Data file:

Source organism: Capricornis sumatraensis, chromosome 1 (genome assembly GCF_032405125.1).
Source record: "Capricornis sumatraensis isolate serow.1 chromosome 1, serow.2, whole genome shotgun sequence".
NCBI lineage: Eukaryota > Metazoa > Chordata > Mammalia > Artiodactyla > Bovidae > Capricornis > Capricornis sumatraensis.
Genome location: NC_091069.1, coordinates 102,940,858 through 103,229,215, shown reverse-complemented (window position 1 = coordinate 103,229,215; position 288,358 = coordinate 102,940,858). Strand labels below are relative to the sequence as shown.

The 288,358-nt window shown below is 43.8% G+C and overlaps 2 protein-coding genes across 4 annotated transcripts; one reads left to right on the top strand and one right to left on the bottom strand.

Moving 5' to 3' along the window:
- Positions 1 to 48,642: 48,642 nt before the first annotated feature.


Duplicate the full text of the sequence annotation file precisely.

Source organism: Capricornis sumatraensis, chromosome 1 (genome assembly GCF_032405125.1).
Source record: "Capricornis sumatraensis isolate serow.1 chromosome 1, serow.2, whole genome shotgun sequence".
NCBI lineage: Eukaryota > Metazoa > Chordata > Mammalia > Artiodactyla > Bovidae > Capricornis > Capricornis sumatraensis.
Genome location: NC_091069.1, coordinates 102,940,858 through 103,229,215, shown reverse-complemented (window position 1 = coordinate 103,229,215; position 288,358 = coordinate 102,940,858). Strand labels below are relative to the sequence as shown.

The 288,358-nt window shown below is 43.8% G+C and overlaps 2 protein-coding genes across 4 annotated transcripts; one reads left to right on the top strand and one right to left on the bottom strand.

Moving 5' to 3' along the window:
- Positions 1 to 48,642: 48,642 nt before the first annotated feature.